• Carbohydrates: 40.8g (14% DV)
  • Fiber: 15g (60% DV)
  • Sugars: 0.6g (1% DV)
  • Fat: 0.9g (1% DV)
  • Sodium: 1.7mg (0% DV)
Black beans

Black beans are one of the best high protein vegetables. They are cheaper than chicken, beef or fish, and yet they’re loaded with fiber, potassium, folate, and protein. 

Not only black beans make you feel full longer, but it also helps improve our digestive health and improve the glycemic level in people with diabetes.

These beans are versatile foods that can be cooked with all kinds of foods in any way.

Note: It’s best to eat iron-rich foods such as black beans with foods packed with vitamin C, like citrus fruits and tomatoes because vitamin C helps increase iron absorption. 


10. Artichoke

1 cup (168g) of boiled artichoke contains:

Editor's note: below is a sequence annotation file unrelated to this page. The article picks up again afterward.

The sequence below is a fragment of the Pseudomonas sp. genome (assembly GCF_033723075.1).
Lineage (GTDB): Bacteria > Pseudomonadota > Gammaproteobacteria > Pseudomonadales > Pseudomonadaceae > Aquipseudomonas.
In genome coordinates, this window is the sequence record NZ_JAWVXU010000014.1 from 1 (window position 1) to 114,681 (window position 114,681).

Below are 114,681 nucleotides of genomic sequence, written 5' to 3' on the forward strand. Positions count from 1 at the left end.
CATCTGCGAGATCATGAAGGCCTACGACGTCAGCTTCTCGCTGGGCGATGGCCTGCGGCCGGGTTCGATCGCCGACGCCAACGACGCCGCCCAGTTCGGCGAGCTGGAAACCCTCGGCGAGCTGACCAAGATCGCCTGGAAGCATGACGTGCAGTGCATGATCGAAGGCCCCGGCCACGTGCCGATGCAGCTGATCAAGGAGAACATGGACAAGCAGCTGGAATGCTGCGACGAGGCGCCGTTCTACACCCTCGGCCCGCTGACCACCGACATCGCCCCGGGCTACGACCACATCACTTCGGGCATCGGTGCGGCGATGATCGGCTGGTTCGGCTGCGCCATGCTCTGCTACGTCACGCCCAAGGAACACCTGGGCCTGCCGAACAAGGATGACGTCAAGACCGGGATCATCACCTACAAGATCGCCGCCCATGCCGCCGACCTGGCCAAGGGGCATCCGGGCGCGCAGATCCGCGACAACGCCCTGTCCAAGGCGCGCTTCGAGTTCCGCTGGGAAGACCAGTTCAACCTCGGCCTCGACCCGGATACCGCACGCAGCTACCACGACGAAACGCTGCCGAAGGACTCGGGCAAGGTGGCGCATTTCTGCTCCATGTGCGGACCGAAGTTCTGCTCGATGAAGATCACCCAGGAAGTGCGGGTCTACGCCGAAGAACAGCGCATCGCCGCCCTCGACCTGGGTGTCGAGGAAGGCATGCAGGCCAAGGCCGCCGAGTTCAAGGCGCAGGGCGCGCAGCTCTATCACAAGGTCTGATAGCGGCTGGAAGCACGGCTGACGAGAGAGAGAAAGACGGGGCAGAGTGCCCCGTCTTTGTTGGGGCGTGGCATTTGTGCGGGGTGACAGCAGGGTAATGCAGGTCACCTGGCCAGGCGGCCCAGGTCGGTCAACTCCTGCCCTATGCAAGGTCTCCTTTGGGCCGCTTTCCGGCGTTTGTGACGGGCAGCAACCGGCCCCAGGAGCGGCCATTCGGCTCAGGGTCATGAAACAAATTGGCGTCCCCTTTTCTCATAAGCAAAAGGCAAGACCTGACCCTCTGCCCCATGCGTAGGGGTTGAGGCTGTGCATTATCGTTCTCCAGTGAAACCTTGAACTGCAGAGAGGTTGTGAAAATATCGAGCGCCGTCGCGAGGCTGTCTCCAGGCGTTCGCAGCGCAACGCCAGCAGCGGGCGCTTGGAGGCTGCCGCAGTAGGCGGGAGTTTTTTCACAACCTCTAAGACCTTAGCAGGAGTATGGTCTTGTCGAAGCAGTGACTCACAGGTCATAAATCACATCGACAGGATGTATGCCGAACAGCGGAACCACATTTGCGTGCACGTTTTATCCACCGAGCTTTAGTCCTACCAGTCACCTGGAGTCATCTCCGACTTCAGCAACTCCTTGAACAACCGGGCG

• Calories: 76
  • Protein: 5.2g (10% DV)
  • Carbohydrates: 15.4g (5% DV)
  • Fiber: 7.7g (31% DV)
  • Sugars: 1.4g (3% DV)
  • Fat: 0.8g (1% DV)
  • Sodium: 89mg (4% DV)

Artichoke is a native to the Mediterranean region, an area with one of the lowest chronic disease rates and highest life expectancy. 

Do you know that artichoke is an antioxidant powerhouse?

New studies are pointing at artichokes as the number one vegetable in the antioxidant count, alongside beans. 


11. Fava Beans

1 cup (170g) of cooked fava beans has:

  • Calories: 187
  • Protein: 5.2g (10% of Daily Value, DV)
  • Carbohydrates: 33.4g (11% of DV)
  • Fiber: 9.2g (37% of DV)
  • Sugars: 3.1g (6% of DV)
  • Fat: 0.7g (1% of DV)
  • Sodium: 409.7mg (17% of DV)
Fava Beans

More well known as broad beans, fava beans are one of the high protein vegetables, it’s loaded with nutrients and they’re free of saturated fats and cholesterol. It also contains high amounts of thiamin, vitamin K and B6, magnesium, copper, selenium, zinc, and potassium.